Also, in STS, however:
Before we are accused of fickle sentimentality for our academic home, our cabinet of curiosities might just as well appear as a “bar à hôtesses” to some insiders sickened by the excesses of postmodernity, or the bitter, personality-driven, concept-oriented turf wars over aurthorial copyright that have come to typify STS <FOOTNOTE: At feverpitch in the early 1990s, … collins yearly / latour callon etc.> and, to this day, distract the field from sharing any semblance of unity with regarding agreed-upon phenomenon to study as a group, all of which might spell the end of STS in years to come. Thus, calling our cabinet a bordello might be warranted in certain company.
*This post was largely inspired by Fabio’s early characterization of STS as a “cabinet of curiosities,” which has, since I first heard it, stayed with me. As he put it, STS is:
very anti-normal science. You end up with a cabinet of curiosities than a deep and precise knowledge of a specific issue.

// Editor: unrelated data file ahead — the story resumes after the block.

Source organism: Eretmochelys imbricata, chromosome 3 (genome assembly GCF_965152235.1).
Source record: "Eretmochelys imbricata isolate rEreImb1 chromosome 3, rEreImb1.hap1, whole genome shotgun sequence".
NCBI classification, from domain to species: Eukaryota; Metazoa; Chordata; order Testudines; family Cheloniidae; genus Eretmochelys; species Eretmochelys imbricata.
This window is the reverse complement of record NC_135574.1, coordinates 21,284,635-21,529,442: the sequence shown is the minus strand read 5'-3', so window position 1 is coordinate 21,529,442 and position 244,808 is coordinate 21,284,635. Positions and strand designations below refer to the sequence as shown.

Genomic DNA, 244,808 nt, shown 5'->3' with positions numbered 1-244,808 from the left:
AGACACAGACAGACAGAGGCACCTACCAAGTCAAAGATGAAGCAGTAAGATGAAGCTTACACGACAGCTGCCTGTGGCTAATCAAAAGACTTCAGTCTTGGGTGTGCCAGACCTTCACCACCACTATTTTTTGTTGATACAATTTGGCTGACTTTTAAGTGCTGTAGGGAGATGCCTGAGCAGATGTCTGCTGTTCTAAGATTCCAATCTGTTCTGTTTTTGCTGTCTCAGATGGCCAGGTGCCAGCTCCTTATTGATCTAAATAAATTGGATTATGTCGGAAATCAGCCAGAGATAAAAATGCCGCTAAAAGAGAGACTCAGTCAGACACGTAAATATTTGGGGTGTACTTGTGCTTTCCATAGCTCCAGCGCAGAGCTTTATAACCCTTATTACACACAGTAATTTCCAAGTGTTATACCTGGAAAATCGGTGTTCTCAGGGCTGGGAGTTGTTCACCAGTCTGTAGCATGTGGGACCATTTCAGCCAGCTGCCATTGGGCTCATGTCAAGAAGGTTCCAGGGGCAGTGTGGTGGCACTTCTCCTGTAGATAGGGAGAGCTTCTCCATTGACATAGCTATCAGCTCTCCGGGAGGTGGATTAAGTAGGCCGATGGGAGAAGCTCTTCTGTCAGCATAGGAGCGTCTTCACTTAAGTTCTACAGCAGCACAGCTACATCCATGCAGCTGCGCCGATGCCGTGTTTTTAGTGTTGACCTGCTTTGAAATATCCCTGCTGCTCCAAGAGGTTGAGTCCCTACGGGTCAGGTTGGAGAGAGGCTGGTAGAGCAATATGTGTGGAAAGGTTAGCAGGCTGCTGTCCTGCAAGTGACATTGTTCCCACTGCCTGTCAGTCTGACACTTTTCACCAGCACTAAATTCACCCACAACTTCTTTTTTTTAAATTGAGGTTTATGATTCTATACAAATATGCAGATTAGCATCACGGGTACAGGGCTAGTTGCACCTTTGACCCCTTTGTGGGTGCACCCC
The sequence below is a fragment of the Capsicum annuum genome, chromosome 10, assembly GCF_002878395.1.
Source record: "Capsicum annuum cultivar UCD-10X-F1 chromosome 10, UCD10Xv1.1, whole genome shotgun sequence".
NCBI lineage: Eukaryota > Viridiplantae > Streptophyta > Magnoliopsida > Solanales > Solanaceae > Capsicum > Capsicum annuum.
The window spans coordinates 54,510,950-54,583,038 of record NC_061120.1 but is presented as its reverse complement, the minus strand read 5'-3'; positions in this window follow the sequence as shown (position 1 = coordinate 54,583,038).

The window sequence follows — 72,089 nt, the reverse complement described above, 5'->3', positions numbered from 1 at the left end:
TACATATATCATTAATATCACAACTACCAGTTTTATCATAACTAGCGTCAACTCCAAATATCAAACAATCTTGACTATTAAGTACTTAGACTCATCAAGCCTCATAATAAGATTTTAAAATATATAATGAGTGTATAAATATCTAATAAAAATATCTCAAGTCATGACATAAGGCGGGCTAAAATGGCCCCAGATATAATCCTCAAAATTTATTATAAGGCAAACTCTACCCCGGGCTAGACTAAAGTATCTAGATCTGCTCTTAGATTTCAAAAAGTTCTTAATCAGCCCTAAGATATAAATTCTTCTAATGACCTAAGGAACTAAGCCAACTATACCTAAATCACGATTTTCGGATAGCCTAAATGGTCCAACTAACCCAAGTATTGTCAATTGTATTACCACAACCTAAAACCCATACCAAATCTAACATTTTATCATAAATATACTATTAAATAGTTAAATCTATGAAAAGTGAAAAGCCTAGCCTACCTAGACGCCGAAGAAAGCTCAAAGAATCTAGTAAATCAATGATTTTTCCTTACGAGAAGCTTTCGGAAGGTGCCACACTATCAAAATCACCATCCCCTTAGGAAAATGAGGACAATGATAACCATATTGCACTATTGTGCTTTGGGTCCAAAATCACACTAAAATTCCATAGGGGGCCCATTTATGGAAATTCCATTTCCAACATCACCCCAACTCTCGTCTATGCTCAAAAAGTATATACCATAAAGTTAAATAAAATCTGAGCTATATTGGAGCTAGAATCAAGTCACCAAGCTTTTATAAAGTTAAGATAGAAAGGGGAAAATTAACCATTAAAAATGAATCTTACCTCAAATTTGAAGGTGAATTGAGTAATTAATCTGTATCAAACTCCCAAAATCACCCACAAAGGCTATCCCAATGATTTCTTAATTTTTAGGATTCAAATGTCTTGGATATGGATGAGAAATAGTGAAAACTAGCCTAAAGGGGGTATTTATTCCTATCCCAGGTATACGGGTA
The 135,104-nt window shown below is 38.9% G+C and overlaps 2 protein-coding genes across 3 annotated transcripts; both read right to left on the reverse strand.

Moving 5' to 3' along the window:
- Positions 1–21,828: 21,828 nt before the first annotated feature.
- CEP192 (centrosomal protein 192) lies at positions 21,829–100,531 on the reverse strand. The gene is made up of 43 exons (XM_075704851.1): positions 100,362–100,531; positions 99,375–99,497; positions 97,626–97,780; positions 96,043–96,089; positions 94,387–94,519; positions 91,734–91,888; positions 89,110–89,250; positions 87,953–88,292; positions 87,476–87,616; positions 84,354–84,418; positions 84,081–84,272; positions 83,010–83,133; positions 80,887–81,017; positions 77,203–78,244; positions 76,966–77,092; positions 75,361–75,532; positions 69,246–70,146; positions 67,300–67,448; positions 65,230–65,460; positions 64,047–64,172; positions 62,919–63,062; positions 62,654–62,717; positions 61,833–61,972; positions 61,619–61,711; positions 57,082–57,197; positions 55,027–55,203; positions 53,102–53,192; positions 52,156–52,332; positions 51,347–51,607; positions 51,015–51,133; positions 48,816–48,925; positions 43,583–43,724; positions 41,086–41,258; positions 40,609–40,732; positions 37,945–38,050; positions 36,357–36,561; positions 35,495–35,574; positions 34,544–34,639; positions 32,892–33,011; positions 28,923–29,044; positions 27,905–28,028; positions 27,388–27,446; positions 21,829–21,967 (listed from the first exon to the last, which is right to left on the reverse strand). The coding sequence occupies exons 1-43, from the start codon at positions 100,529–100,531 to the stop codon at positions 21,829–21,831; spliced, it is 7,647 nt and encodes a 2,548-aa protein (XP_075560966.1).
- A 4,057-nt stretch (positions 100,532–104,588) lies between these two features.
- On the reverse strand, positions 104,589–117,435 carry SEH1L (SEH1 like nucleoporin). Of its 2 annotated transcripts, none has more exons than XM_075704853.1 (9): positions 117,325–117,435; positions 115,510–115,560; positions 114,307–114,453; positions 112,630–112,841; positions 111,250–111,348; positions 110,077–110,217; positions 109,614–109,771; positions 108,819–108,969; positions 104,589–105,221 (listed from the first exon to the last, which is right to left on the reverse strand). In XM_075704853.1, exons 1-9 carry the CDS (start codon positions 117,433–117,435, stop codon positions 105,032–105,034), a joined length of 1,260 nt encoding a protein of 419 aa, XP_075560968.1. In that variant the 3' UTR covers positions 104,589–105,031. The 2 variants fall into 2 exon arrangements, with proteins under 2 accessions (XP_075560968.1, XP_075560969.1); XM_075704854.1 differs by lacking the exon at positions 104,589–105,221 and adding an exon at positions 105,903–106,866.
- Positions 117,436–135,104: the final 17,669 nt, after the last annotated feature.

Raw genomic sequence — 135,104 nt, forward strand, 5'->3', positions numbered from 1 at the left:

**The picture is from: http://www.google.com/url?sa=i&rct=j&q=&esrc=s&source=images&cd=&cad=rja&docid=7p2FFa9Eveh4JM&tbnid=oxupV4E35lZsLM:&ved=0CAQQjB0&url=http%3A%2F%2Fparismarket.blogspot.com%2F2011%2F09%2Fcabinets-of-curiosities-and-pretties.html&ei=pFuFUoT6NPHC4APa3ICABg&bvm=bv.56343320,d.dmg&psig=AFQjCNFDvgagsuepOr4mm7V0rPzbL4qZCQ&ust=1384557853106096
Just last week, I visited Cornell University to visit Trever Pinch, a well-known STSers from the early days. Trever has been an active member of the two most important professional association in STS, the Society for the Social Studies of Science and the European Association for the Study of Science and Technology.